Banana stems

Back in the day a feller could snap the stem of a banana clean and easy and peel it like nothing doing. Nowadays the stems just bend back and forth and you just mash the top all up before you eventually get a knife and cut it off. Or you have to grab the base of the stem and split the sucker vertically to make it work.

Anyone else notice this? What changed, why did it change, and how did it change?

I don’t have an answer, but it’s something that I noticed too. Here in Japan, the stems break off very easily, sometimes too much so. In North America, however, the stems are much sturdier.

This puzzled me because the bananas are all supposed to be clones, and so the difference shouldn’t be genetic. I can see how soil and weather can have an influence on taste, but on the structure of the stem?

One possible explanation I can come up with is that here bananas are typically sold somewhat riper than in North America. It may have something to do with how long the bananas are left to mature on the tree, but since I know next to nothing about this topic, I’ll defer to more knowledgeable people.

I noticed it too, I thought it might have something to do with preservatives added to the outside. I don’t know if they do this but, maybe they spray a waxy coating on them to keep bugs out. I also started opening them from the other end instead of wrestling the stem.

A year and a half ago I bought bananas in St. Petersburg, Russia, they were obviously ripened differently as the stems were separating on their own, with bananas just loosening from the bunch, and splitting at the seams, but not being brown and unappetizing. (Although as the natural covering provided by God/Ray Comfort had been compromised in the store.)

Since bananas sold far away from bananaland are all harvested unripe, my guess is that the ripening process used in America has changed.

I doubt it. Bananas left to ripen on the plant become mushy. They are always harvested green and allowed to ripen later.

Even while green there are different states of maturity, aren’t there?

I just score the stem of the banana with my fingernail before peeling, and it breaks right off.

I have NOT noticed this. I have noticed that if I try to peel a banana that is not yet ripe (green tinted on the ends) sometimes the stem is tough like you describe. But if I wait until it is as ripe as I like it (fully yellow with just barely speckling of brown spots) it peels no problem, and always has.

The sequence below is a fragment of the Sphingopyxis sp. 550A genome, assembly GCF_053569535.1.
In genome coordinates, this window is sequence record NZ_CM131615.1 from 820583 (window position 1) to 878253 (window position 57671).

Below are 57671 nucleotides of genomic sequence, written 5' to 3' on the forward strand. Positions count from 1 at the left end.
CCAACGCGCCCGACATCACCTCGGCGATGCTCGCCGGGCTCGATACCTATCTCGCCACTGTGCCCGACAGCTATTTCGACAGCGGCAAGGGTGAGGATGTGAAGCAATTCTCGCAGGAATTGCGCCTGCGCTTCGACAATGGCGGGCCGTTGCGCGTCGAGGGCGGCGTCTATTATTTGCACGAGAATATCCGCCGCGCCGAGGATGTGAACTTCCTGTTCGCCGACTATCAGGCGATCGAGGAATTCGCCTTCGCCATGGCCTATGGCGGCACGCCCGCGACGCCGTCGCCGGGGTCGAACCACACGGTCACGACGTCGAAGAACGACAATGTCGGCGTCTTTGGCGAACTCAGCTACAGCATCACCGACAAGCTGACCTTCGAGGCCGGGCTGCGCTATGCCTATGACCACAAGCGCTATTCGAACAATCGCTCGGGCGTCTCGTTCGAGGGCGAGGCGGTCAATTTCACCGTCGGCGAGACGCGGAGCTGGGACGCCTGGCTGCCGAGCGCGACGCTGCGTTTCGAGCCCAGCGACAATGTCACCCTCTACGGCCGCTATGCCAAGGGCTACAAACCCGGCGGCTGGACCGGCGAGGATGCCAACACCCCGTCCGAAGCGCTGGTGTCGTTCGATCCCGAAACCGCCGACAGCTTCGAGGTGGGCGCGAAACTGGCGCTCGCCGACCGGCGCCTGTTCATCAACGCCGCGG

I’ll allow that there may be a difference between how unripe bananas peel now versus back in the day. But I see no difference for a ripe banana.

Wow. I’ve noticed this half-heartedly for years and thought it was just my faulty memory, if I bothered to remember those precious diamond-engraved memories of banana-peeling through the years.

See? And I never threw it up on MPSIMS, and here I find it legit. Ignorance fought.

I read that commercial apples used to have thinner skins but have been bred to handle transport better so the skins have become tougher. Perhaps something similar has occurred with Bananas?

Public service announcement:

Peel them from the top, not the stem end. It’s easier, faster and cleaner (fewer banana stings).

Just pinch the top a couple times to start it and peel away.

One of many articles.

I grow bananas on my farm in Hawaii. The lowest hands on the bunch ripen first. When a hand turns a beautiful yellow color, we cut it off and eat it. The yellow color indicates the right amount of starch has turned to sugar and the fruit is just perfect for eating. If one has a banana plant producing fruit for their own consumption, you don’t cut the whole bunch off the plant. You harvest the hands as they ripen. If you cut the whole bunch, they’ll ripen too quickly. One can only eat so many bananas!

Whole bunches are cut down green for transportation purposes. The green fruit is treated with Ethylene gas by food distributors to artificially ripen it. BTW this gas is not some kind of strange poisonous concoction , bananas produce their own Ethylene to ripen the fruit. Distributors do the same thing to tomatoes.

Do you have any bananas today?

Yes! We Have No Bananas

Fizz, buzz. Have a banana!

I was looking for 30,000 lbs. of bananas.

How tough are your stems? Have they gotten tougher in recent years?

Maybe we are dealing with some kind of 100th banana phenomenon.

Do you have bagels* and lox? Do you have pounds of devaluated pounds? Do you have any watermelon-ay?

  • That’s a donut that’s been dipped in cement.

Also, I’ve noticed the phenomenon as well, and thought it was in my head, that I had faulty memories of easy-peel bananas as a y00t!

I noticed this maybe 15 or more years ago as opposed to when I was a kid. Never gave it much thought. Obviously the supporting structure around the fibers in the stem are breaking down more than the crispier earlier bannanas so it probably has to do with how long they have been picked before we see them.

Are we eating a different breed of bananas now that we were eating some years ago?

I read an article a year or so ago about it. (I’ll see if I can find a cite . . . ) It seems that a particular breed of banana, that was the most preferred for eating, got wiped out to extinction by a plague of some fungus or parasite or something.

The second-most preferred breed was not affected, and that is the best we have left now. Banana growers are very assiduous in protecting their orchards from any possible infestation that could wipe these out too.